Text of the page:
Spread of white-nose syndrome on a network regulated by geography and climate
Wildlife and plant diseases can reduce biodiversity, disrupt ecosystem services and threaten human health. Emerging pathogens have displayed a variety of spatial spread patterns due to differences in host ecology, including diffusive spread from an epicentre (West Nile virus), jump dispersal on a network (foot-and-mouth disease), or a combination of these (Sudden oak death). White-nose syndrome is a highly pathogenic infectious disease of bats currently spreading across North America. Understanding how bat ecology influences this spread is crucial to management of infected and vulnerable populations. Here we show that white-nose syndrome spread is not diffusive but rather mediated by patchily distributed habitat and large-scale gradients in winter climate. Simulations predict rapid expansion and infection of most counties with caves in the contiguous United States by winter 2105-2106. Our findings show the unique pattern of white-nose syndrome spread corresponds to ecological traits of the host and suggest hypotheses for transmission mechanisms acting at the local scale.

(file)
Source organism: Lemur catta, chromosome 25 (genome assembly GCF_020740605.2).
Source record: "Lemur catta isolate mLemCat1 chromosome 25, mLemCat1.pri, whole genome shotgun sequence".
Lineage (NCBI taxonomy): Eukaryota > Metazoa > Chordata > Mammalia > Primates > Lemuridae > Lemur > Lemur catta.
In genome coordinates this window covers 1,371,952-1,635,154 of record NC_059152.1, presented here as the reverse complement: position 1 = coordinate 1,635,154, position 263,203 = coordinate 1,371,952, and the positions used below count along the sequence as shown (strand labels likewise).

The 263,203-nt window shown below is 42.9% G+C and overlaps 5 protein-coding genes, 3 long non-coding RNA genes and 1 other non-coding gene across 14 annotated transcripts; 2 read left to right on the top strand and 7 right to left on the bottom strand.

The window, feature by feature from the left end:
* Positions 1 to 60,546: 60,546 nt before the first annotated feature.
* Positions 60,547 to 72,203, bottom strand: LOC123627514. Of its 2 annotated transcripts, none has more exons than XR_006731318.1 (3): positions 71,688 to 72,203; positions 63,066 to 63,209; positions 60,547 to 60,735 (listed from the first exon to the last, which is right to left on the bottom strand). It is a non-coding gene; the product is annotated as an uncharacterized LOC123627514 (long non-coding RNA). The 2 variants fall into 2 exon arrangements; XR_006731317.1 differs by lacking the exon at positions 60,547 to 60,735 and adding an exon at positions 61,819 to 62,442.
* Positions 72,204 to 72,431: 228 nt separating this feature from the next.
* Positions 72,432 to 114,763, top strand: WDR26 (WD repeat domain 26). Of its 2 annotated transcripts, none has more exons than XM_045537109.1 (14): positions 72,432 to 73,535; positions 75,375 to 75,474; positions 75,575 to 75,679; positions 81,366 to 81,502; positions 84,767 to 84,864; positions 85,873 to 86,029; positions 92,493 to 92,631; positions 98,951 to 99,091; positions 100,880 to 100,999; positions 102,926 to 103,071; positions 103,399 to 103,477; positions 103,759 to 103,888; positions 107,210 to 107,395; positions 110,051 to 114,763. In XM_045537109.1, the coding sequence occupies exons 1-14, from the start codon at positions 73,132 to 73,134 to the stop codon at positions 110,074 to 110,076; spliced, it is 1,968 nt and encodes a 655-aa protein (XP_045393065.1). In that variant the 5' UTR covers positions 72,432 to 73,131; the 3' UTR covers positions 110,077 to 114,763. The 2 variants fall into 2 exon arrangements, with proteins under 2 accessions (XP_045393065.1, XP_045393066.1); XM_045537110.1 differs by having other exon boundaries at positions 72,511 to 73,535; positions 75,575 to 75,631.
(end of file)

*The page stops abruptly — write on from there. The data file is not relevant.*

Maher, Sean P., Andrew M. Kramer, J. Tomlin Pulliam, Marcus A. Zokan, Sarah E. Bowden, Heather D. Barton, Krisztian Magori, and John M. Drake. "Spread of white-nose syndrome on a network regulated by geography and climate." Nature communications 3, no. 1 (2012): 1-8.